The Conflict over Kosovo: Why Milosevic Decided to Settle When He Did

The Conflict over Kosovo: Why Milosevic Decided to Settle When He Did

The Conflict over Kosovo: Why Milosevic Decided to Settle When He Did

The Conflict over Kosovo: Why Milosevic Decided to Settle When He Did

Synopsis

This report examines the reasons Slobodan Milosevic, decided on June 3, 1999, to accept NATO's conditions for terminating the conflict over Kosovo. The report analyzes the assumptions and otehr calculations that underlay Milosevic's initial decision to defy NATO's demands with regard to Kosovo and the political, economic, and military developments and pressures, and the resultin expectations and concerns that most importantly influenced his subsequent decision to come to terms.

Excerpt

Since the end of the Cold War a decade ago, the armed forces of the United States have been committed to protracted, large-scale combat operations only twice: Operation Desert Storm in 1991 and Operation Allied Force in 1999. In both conflicts, U.S. and allied air operations played a key role in securing allied war aims with minimal friendly casualties. Because U.S. military and civilian leaders will also want to conclude future conflicts at minimal cost, it is important that they understand the circumstances and operational effects that were instrumental in producing the successful outcomes of the past.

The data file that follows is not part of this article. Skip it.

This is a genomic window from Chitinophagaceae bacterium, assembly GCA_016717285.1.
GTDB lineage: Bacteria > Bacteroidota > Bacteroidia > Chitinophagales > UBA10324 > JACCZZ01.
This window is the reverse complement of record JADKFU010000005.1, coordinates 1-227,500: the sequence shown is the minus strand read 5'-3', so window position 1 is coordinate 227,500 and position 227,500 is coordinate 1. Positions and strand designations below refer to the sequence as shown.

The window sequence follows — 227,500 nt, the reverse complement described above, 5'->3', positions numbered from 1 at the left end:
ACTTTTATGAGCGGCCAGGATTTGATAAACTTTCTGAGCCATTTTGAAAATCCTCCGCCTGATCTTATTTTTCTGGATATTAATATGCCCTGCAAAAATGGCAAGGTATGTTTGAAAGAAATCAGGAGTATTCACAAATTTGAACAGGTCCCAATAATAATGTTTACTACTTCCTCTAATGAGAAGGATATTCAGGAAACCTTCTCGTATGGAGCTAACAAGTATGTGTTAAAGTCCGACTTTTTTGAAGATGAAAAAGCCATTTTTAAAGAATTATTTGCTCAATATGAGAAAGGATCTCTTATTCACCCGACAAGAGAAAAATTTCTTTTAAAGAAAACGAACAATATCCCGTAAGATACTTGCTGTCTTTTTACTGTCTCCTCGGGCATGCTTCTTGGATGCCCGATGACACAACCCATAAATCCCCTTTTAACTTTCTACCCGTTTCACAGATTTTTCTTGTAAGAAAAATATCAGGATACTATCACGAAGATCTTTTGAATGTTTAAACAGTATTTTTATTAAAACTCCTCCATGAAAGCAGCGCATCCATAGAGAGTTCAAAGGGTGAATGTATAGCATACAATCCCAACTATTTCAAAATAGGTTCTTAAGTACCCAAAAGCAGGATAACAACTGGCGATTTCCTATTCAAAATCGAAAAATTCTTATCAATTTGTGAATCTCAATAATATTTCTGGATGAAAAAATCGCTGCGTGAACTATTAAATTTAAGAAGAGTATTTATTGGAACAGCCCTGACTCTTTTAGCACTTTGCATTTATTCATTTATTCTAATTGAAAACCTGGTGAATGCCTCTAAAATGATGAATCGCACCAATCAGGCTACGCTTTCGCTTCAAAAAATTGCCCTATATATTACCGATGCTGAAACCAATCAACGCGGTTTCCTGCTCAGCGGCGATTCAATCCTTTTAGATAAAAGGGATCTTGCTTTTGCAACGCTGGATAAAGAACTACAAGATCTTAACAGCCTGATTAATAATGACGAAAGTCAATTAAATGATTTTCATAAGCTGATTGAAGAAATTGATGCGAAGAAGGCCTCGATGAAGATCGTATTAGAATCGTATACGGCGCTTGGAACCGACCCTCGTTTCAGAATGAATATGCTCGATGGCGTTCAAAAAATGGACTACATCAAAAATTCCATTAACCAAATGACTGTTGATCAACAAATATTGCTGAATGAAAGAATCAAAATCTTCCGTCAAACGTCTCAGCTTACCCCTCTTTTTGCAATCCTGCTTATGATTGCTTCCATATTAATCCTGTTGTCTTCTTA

This book examines the reasons Slobodan Milosevic decided on June 3,1999, to accept NATO's conditions for terminating the conflict over Kosovo. Among other issues, the study analyzes (1) the assumptions and other calculations that underlay Milosevic's initial decision to defy NATO's demands with regard to Kosovo, and (2) the political, economic, and military developments and pressures and the resulting expectations and concerns that most heavily influenced his subsequent decision to come to terms. Because bombing was the primary instrument used by the NATO allies, partic ular attention is necessarily given to identifying and assessing its different coercive effects on the Serb population and leadership.

The book should be of interest to national security officials, military commanders, and other persons responsible for the development of U.S. military capabilities, the planning and conduct of U.S. military operations, and the formulation of strategies for bringing U.S. power to bear in the service of U.S. national interests.

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